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Farmers file suit over GMO crop ban

Jackson County voters passed a ban on GMO crops last May. Now the courts will test the ordinance's validity. 

Two county farms that grow Roundup Ready alfalfa filed suit Tuesday asking a state court to overturn the voter-approved ban on genetically modified crops or force the county to pay a total of $4.2 million, which they claim is the value of the crop they would have to destroy.

Backed by a coalition of farming, agriculture and biotechnology organizations, Schulz Family Farms LLC of Gold Hill and James and Marilyn Frink and their family trust have filed suit in Jackson County Circuit Court.

County voters approved the GMO crop ban in May, with nearly two-thirds of the votes cast supporting the ban. More than $1.2 million was spent on the local campaign, the bulk of it coming from large agri-business concerns such as Monsanto and Syngenta, which produce GMO seed.

The lawsuit names Jackson County as the defendant, although the county did not impose the measure but is the government tasked with enacting it.

"We're seeking for the court to find the ban is in violation of state law," said Shannon Armstrong, an attorney with Portland law firm Markowitz Herbold PC. 

Although there may be other Roundup Ready alfalfa growers affected by the ban, none has sought the firm's services, she said. 

The 34-page complaint claims the ordinance, which goes into effect June 6, 2015, conflicts with Oregon's Right to Farm Act and will require farmers to destroy previously planted commercial crops.

In the complaint, Bruce Schulz estimates he would lose just over $2.2 million by removing his existing alfalfa and planting a less lucrative grain crop on his 105 acres for the four years that would be necessary to eliminate traces of the GMO alfalfa plants.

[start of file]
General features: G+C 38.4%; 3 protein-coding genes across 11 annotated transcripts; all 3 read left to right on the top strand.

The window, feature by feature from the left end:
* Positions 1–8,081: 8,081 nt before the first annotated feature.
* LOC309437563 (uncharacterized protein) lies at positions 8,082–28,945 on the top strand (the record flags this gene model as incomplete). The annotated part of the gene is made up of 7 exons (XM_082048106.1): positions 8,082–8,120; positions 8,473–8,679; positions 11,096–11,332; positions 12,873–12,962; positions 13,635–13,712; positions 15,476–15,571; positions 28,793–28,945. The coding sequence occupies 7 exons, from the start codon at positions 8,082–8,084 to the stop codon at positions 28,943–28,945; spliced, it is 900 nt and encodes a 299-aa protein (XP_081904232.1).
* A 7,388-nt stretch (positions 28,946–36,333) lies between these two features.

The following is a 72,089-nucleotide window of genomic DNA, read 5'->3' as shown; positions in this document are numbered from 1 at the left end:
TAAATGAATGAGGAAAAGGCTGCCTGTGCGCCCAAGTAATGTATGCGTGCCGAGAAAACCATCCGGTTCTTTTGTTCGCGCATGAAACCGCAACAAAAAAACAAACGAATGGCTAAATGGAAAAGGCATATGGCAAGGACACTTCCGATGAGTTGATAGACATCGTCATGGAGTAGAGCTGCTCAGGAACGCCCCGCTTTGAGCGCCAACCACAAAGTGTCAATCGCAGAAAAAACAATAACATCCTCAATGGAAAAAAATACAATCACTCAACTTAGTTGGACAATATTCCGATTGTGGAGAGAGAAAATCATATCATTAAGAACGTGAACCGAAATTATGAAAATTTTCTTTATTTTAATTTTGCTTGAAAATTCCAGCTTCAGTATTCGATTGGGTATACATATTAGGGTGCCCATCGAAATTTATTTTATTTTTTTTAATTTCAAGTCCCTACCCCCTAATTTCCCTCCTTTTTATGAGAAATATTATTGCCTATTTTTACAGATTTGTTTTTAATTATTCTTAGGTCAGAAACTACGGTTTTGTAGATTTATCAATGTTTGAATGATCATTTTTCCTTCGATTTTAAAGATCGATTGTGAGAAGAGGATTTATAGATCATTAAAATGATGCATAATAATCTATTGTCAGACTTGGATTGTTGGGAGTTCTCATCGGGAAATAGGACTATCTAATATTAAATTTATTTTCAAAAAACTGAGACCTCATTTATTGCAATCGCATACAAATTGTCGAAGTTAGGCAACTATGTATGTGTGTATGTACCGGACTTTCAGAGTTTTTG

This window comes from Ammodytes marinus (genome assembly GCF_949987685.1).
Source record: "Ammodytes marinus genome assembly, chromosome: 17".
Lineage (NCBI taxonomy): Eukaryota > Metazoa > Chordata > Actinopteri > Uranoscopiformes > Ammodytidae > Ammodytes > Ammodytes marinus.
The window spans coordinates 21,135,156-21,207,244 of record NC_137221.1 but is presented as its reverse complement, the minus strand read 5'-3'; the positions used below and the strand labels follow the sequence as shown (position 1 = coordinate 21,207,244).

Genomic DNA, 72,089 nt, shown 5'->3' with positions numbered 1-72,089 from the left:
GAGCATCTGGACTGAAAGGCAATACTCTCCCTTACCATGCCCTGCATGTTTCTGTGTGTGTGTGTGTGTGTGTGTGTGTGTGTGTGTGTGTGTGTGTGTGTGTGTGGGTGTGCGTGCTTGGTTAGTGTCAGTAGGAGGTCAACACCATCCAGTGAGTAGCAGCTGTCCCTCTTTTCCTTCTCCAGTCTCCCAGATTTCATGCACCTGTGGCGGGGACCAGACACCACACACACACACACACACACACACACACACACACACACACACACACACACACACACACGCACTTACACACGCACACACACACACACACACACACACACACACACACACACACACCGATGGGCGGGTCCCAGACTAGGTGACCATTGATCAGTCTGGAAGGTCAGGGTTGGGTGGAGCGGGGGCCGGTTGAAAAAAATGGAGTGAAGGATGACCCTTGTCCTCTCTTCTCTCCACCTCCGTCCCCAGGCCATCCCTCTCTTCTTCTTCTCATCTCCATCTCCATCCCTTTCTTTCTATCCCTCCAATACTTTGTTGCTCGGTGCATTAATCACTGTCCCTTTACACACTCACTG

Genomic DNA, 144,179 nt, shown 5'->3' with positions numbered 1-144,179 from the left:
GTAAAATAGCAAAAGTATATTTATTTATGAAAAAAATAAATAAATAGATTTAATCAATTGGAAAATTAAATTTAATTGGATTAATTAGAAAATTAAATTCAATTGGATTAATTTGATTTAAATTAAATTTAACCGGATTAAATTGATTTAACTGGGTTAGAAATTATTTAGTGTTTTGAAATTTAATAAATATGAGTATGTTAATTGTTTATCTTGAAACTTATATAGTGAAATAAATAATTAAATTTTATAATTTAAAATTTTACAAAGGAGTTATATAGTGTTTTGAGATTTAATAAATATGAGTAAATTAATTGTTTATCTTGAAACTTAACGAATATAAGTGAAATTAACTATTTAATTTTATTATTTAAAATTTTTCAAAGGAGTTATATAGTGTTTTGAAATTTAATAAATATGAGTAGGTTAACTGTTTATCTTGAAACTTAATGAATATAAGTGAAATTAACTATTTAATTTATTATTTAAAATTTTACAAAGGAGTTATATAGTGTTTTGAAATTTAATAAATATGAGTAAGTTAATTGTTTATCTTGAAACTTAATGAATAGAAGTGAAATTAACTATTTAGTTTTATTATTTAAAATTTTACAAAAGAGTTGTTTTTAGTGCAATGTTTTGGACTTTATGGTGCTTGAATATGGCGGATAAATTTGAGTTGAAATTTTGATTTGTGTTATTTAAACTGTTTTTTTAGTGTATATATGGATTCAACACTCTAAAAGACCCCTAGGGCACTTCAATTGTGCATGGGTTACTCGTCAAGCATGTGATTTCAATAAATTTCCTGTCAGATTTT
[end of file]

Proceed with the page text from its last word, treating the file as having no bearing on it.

The Frinks also claim in the suit they would be forced to tear out 200 acres of Roundup Ready alfalfa and would lose $2 million. No other crop would be as profitable on their land and, after waiting four years to replant, they would have lost customers and would be too old to start anew, the complaint says.

The suit says that Roundup Ready alfalfa can withstand the application of herbicide, enabling farmers to control weeds that would compete with the alfalfa. Once the alfalfa plants are established, hay can be harvested from them for up to 10 years, the suit says.

Armstrong said farmers filed suit in Hawaii after voters passed similar restrictions in Kauai and Maui.

The suit states the voter-approved ordinance "purports to prevent harm" to other agricultural operations, but does not require evidence of harm or injury caused by genetically engineered plants.

The Right to Farm Act, updated in 1995, provides protection for farming practices on lands zoned for farm use, the suit states. "The authority of local governments and special districts to declare farming and forest practices to be nuisances or trespass must be limited because such claims for relief and local government ordinances are inconsistent with land use policies."

According to the complaint, the county ban groups genetically engineered crops together with nuisances such as noise, vibration, odors, smoke, dust, mist from irrigation, use of pesticides, and use of crop production substances.

Reach reporter Greg Stiles at 541-776-4463 or business@mailtribune.com.

Bruce Schulz has Roundup Ready alfalfa in the left side of the photo and regular alfalfa growing in the right. He's one of the farmers who have filed a suit claiming the county's GMO ban violates Oregon's Right to Farm Act. Mail Tribune / Bob Pennell